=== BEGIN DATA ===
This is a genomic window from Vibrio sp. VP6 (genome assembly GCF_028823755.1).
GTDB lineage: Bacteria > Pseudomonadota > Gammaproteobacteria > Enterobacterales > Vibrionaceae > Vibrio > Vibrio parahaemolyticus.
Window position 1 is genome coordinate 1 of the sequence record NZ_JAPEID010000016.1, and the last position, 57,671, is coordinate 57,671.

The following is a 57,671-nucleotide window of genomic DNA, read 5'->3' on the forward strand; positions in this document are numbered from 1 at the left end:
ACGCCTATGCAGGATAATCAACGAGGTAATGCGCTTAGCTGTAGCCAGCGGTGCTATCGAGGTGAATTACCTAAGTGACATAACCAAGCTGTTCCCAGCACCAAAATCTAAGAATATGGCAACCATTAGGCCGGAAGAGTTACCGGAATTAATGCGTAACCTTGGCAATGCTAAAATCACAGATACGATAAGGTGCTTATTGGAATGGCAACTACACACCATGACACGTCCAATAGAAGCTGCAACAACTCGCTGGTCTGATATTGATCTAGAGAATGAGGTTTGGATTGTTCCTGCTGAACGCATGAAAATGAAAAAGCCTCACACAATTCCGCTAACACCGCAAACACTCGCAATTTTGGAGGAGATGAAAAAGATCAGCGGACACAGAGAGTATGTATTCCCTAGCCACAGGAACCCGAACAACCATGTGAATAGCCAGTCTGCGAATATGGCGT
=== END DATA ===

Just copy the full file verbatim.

This is a genomic window from Vibrio sp. VP6 (genome assembly GCF_028823755.1).
GTDB lineage: Bacteria > Pseudomonadota > Gammaproteobacteria > Enterobacterales > Vibrionaceae > Vibrio > Vibrio parahaemolyticus.
Window position 1 is genome coordinate 1 of the sequence record NZ_JAPEID010000016.1, and the last position, 57,671, is coordinate 57,671.

The following is a 57,671-nucleotide window of genomic DNA, read 5'->3' on the forward strand; positions in this document are numbered from 1 at the left end:
ACGCCTATGCAGGATAATCAACGAGGTAATGCGCTTAGCTGTAGCCAGCGGTGCTATCGAGGTGAATTACCTAAGTGACATAACCAAGCTGTTCCCAGCACCAAAATCTAAGAATATGGCAACCATTAGGCCGGAAGAGTTACCGGAATTAATGCGTAACCTTGGCAATGCTAAAATCACAGATACGATAAGGTGCTTATTGGAATGGCAACTACACACCATGACACGTCCAATAGAAGCTGCAACAACTCGCTGGTCTGATATTGATCTAGAGAATGAGGTTTGGATTGTTCCTGCTGAACGCATGAAAATGAAAAAGCCTCACACAATTCCGCTAACACCGCAAACACTCGCAATTTTGGAGGAGATGAAAAAGATCAGCGGACACAGAGAGTATGTATTCCCTAGCCACAGGAACCCGAACAACCATGTGAATAGCCAGTCTGCGAATATGGCGT